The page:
Sometimes with plot you just have to leap. You don't know if will work out until you've done it and by then it might be too late to change it.

But you can't always know in advance. I'd rather take chances and come up with something surprising and fresh than stick to what I already know, but it seems like a high percentages of misses to get a few really good turns.

I believe I can write poetically, but I'm afraid to because it is so damn easy to slip into excess. I mean, straightforward language is perfectly fine in most cases, and that's what I've stuck to until now. I've stuck to forthright plots and language that gets the job done.

So I spent the morning rewriting an entire page looking for the poetic version of it, and sure enough I just can't tell if I'm overdoing it. I mean, I like it. It's what I've always thought writing was, but I've always pulled myself away from it because I felt that simplicity was probably better.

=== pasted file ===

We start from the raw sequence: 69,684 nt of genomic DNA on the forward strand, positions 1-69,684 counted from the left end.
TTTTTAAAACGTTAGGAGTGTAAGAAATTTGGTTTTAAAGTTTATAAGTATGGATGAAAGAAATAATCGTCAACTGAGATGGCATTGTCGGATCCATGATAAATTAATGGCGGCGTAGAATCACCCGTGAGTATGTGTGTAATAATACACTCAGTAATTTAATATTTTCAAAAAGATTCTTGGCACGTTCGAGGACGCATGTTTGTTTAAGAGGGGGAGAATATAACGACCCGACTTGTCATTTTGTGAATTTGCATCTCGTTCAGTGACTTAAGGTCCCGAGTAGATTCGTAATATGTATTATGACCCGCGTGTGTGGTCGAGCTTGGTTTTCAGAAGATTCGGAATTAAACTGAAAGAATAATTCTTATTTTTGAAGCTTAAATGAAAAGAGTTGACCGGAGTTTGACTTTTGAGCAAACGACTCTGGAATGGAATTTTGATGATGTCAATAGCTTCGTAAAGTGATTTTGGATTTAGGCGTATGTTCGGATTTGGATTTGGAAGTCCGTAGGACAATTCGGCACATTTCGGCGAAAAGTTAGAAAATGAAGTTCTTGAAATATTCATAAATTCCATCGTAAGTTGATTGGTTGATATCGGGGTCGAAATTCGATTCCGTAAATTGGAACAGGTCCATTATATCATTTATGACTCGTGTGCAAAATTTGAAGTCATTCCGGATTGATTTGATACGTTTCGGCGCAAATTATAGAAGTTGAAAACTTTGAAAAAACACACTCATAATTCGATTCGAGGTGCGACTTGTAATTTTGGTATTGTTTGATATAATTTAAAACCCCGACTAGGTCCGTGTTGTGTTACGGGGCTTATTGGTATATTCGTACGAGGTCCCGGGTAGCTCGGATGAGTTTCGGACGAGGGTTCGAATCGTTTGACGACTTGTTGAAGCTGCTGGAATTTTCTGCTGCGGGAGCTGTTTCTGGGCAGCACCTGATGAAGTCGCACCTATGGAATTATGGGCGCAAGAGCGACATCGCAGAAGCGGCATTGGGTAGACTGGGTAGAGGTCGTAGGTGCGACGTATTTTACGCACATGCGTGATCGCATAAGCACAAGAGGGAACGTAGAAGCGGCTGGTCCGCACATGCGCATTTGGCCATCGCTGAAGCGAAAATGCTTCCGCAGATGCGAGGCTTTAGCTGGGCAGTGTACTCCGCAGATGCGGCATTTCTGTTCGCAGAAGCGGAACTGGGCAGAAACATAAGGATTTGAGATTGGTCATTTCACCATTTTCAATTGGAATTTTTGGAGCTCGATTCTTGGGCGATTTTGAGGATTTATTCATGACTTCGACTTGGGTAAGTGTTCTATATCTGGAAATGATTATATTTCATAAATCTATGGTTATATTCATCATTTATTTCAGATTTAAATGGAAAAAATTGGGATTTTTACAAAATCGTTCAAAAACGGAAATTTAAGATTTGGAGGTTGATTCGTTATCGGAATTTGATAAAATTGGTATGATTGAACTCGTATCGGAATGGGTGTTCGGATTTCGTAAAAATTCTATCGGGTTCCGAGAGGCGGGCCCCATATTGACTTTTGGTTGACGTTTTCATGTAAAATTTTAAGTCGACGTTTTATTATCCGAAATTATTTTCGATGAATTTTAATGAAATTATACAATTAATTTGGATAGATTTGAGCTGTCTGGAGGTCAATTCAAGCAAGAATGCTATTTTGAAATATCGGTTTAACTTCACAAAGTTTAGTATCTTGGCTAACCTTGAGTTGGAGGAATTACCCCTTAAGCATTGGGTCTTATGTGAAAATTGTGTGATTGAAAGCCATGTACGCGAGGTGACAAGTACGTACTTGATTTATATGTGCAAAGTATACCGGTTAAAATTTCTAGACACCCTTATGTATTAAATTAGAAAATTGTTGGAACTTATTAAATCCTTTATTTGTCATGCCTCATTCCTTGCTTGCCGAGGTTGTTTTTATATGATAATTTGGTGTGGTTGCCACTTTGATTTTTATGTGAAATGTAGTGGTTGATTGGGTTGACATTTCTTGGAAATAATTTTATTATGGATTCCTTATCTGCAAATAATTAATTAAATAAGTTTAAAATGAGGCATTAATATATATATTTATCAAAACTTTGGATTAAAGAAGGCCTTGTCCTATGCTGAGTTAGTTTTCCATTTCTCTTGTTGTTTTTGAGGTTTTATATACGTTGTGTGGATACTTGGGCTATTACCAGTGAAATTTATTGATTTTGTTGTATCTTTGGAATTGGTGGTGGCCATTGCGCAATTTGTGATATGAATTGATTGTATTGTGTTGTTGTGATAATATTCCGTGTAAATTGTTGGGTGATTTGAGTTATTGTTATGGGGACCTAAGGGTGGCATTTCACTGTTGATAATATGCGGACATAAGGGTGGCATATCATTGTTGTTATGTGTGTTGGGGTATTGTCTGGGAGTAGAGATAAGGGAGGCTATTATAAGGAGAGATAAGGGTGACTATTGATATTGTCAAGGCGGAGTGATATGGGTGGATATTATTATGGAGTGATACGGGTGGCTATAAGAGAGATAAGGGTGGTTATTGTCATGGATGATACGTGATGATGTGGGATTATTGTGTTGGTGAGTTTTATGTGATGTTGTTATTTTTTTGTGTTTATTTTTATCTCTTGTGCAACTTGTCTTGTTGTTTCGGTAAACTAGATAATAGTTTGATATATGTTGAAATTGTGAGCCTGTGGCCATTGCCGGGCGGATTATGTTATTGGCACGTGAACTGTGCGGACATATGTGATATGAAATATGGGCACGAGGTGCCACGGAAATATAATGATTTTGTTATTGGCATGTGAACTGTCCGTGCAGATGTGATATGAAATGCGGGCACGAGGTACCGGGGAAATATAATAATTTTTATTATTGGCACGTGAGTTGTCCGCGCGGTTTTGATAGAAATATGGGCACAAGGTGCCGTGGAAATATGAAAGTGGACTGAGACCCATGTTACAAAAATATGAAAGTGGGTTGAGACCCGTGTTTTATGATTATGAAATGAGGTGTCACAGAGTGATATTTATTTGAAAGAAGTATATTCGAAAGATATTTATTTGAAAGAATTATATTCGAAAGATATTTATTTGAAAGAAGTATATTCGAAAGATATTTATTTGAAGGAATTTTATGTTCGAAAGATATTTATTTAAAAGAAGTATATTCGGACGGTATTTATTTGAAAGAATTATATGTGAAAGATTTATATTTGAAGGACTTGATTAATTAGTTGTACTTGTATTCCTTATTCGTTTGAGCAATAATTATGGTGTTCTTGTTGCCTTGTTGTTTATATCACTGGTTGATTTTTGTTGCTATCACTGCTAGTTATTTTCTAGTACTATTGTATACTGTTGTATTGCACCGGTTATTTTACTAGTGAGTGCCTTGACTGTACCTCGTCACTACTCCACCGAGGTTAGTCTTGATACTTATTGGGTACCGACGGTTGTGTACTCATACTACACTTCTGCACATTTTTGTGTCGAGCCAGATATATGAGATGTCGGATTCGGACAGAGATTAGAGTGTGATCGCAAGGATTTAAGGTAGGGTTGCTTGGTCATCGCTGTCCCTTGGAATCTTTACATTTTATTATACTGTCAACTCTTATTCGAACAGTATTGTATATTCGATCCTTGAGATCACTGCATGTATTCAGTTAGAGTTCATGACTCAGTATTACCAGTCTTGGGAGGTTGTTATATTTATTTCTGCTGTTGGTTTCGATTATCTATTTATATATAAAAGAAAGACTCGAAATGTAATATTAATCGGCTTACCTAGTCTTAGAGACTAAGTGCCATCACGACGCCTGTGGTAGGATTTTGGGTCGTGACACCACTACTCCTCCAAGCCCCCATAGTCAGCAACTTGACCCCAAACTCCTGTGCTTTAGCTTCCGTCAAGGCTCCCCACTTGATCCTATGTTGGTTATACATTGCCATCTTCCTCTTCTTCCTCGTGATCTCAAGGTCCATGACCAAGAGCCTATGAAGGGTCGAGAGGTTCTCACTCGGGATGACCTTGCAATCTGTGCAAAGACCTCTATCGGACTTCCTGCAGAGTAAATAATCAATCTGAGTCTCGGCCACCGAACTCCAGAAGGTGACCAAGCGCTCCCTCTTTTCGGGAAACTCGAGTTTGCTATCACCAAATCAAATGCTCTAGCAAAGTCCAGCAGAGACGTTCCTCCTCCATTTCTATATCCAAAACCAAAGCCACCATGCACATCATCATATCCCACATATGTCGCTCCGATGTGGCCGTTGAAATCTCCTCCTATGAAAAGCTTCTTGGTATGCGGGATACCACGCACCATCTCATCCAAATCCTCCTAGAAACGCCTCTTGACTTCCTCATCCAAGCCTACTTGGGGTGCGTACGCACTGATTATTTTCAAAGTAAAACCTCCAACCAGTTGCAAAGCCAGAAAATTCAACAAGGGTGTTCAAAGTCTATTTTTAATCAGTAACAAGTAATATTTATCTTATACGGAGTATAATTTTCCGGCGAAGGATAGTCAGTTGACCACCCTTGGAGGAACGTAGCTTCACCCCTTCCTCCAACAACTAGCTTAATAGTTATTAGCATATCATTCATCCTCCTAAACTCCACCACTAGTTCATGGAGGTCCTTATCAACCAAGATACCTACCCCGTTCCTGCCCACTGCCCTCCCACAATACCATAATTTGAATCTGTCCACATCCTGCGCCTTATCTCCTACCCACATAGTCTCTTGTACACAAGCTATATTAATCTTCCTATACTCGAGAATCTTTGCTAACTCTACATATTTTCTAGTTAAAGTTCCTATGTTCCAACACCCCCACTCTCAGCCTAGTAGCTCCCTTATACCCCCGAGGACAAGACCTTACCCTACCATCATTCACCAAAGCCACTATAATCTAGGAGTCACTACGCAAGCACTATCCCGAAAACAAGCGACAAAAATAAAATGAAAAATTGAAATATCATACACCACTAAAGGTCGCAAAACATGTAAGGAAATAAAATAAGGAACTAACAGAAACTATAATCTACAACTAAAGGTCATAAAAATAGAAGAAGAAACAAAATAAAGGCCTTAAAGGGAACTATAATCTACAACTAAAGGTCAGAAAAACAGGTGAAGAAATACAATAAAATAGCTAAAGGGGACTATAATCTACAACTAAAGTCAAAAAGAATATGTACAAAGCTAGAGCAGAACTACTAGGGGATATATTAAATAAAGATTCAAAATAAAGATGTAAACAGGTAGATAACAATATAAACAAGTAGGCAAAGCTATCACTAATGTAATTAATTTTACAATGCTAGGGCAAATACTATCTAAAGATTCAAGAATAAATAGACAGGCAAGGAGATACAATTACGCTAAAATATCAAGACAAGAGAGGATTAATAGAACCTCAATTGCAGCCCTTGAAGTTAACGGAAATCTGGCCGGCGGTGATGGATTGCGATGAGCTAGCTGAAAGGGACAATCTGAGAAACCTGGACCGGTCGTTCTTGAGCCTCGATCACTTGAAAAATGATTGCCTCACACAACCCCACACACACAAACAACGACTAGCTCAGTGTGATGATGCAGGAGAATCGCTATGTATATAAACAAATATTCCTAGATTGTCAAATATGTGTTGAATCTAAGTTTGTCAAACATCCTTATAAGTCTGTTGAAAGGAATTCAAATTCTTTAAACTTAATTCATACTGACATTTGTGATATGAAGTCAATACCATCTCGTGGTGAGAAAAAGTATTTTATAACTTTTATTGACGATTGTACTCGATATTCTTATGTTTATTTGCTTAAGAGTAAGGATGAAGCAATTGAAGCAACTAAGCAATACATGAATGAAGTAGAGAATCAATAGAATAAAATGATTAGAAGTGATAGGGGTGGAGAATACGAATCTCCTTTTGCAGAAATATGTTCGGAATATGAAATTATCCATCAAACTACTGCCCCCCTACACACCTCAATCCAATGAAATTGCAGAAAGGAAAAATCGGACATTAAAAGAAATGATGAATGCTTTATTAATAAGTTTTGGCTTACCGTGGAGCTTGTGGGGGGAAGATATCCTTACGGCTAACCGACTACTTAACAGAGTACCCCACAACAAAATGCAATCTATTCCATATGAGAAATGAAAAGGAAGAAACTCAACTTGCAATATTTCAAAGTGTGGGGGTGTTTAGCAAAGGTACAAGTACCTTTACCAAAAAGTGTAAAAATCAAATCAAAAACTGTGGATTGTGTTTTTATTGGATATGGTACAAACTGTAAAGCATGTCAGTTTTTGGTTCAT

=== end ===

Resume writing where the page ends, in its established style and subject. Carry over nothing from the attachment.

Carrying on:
A few metaphors and creative license sentences on this page:

  "acid pangs of regret began to eat away my resolve."
 " The answer was a whirlpool I didn’t dare approach."
 " It was as if she was a distant memory, nothing more than a fleeting contentment, a morning on the beach playing in the waves.
 "... my resistance crumbled like an abandoned sandcastle at high tide."
 " Moonlight washed the Victorian in shadowless gray, a discarded painting framed by black skies."
 "At the edge of the beach, waves erupted from the darkness of Devil's Hole, a reminder of the oblivion that awaited a misstep."

That kind of thing.... 

I've decided that since "Shadows over Summer House" is a Gothic hard-boiled romance that if I'm ever going to do this kind of purplish writing, this is the right story.